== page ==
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I need help creating an efficient JS listener against an array of objects and a video. It works, but is really inefficient and memory intensive, especially if the array of objects is large.

I have a video that is 1 minute long and I want to display objects that are synchronized with this video on the GUI based on timecodes. For example, at 0:23, I want to display a comment.

The synchronized, timecoded objects are stored in an array like this:

comm1 = {text : "I like it", time : 23}
comm2 = {text : "I hate it", time : 48}
comm3 = {text : "I love it", time : 59}

var arr = [comm1, comm2, comm3]

I then have a Flash video player that returns the current playhead position of the video. I can call it through JavaScript like so:

var position = document.getElementById("player").currentTime();

I then created a setInterval object that loops through the array every 250 ms to display the comment like so:

function getCurrentComment(){
    for(i=0;i<arr.length;i++){
        if(position >= arr[i].time){    
            getId("comments").innerHTML = arr[i].text;              
        }
    }
}

var commListener = setInterval("getCurrentComment()", 250);

This works visually, but in reality, it continues to execute the "getId("comments").innerHTML = arr[i].text" line of code every 250 ms no matter what. Is there better way to do this without having to continuously loop through an array? It gets really bad when there are 100+ objects in the array. I was looking at the Observer Pattern but I don't think it will work for this since I'm synchronizing in real time with a video.

share|improve this question
    
try looping backwards, and break out of the loop after you update the html. – goat Dec 29 '11 at 19:56
    
Is there any way you can listen for manual scrubbing? That way, there's no need for a loop. – Joseph Silber Dec 29 '11 at 20:03
    
I can't depend on the seek because if the end user lets the video play straight through without seeking, the comments should display in sync with the video as well. If I break out of the loop, at what point should it start back up? – Freddie Dec 29 '11 at 20:10
    
I can help you out with that. If you say that you can listen to know whether the user is manually seeking, I'll provide you with a solution. – Joseph Silber Dec 29 '11 at 20:28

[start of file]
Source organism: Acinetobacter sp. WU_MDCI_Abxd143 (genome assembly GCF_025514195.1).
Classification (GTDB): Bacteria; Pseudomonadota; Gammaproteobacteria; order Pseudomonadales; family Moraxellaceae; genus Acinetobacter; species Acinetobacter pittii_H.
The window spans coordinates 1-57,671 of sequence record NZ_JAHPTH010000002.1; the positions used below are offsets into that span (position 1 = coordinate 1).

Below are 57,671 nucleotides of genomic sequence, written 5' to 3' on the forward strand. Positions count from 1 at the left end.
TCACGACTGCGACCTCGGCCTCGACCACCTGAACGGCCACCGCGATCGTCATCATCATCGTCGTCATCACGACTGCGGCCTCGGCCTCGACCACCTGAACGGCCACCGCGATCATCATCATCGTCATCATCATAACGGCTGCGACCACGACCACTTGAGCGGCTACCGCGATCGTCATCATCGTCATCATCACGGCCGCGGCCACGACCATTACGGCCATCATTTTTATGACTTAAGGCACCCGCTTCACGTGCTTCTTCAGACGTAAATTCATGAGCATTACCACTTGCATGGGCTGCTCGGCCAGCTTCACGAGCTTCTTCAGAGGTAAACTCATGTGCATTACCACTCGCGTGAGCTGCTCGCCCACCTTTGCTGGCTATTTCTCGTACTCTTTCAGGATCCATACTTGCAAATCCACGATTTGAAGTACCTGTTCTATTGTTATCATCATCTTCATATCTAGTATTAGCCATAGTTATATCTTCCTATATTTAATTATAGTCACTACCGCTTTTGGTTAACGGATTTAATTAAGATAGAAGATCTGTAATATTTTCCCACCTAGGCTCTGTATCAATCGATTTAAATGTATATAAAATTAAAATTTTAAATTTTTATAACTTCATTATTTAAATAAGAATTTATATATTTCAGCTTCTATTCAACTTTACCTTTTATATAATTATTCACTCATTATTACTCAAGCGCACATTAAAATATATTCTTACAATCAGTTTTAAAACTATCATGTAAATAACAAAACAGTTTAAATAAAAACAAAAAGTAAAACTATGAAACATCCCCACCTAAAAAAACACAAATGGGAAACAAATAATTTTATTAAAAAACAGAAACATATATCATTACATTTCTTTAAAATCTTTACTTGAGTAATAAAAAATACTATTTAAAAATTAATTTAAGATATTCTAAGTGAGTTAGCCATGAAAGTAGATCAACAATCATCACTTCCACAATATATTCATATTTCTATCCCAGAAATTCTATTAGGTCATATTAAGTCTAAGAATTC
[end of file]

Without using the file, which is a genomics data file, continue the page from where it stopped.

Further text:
yes, I can listen for the seek event. I'm interested to know what your solution is. – Freddie Dec 29 '11 at 23:01
up vote 1 down vote accepted

If you can listen to the seek event, then you can do something like this:

var arr = [
        {text : "I like it", time : 23},
        {text : "I hate it", time : 48},
        {text : "I love it", time : 59}
    ],
    ceil = arr.length - 1,
    current = 0,
    el = getId("comments"),
    commListener;

function commListenerFunc()
{
    commListener = setInterval(function ()
    {
        if (arr[current].time == position)
        {
            el.innerHTML = arr[current].text;

            if ( current < ceil )
            {
                current++;
            }
            else
            {
                clearInterval( commListener );
            }
        }

    }, 250);
}

// Call this function on the seek event
function seekCallback()
{
    clearInterval( commListener );

    current = 0;

    for ( var i = 0; i < ceil; i++)
    {
        if ( arr[i + 1].time < position )
        {
            current++;
        }
        else
        {
            break;
        }
    }

    commListenerFunc();
}

commListenerFunc();

Please note: I did not debug this code, and it might have some issues. I'm just posting it here to give you the general idea...

share|improve this answer
    
am taking a look now... i'll let you know how it goes in a moment – Freddie Dec 30 '11 at 16:20
    
Joseph - this worked like a charm. What I can't get my head around is how the the interval breaks within the commListener? I tracked it and the current++ is triggered and the interval stops without ever reaching the clearInterval command. Can you explain? – Freddie Dec 30 '11 at 18:45
    
@Freddie - I'm not following you completely. Check out this fiddle, and let me know if you've still got any issues. – Joseph Silber Dec 30 '11 at 20:47
    
Joseph - it works really well. I just wanted to know more about the code, but I understand it now. Thanks again. – Freddie Dec 31 '11 at 2:14

If you sort your arr and set var nextComm = 0, you can just test against the arr[nextComm]. If that one gets displayed, increment nextComm. If there's a seek, find the appropriate nextComm by seeking through arr for the closest future match.

Also, don't set innerHtml when you don't have to.

share|improve this answer
1  
And also do the getId("comments") outside of the loop, that might be the most expensive operation. – Julian D. Dec 29 '11 at 20:17

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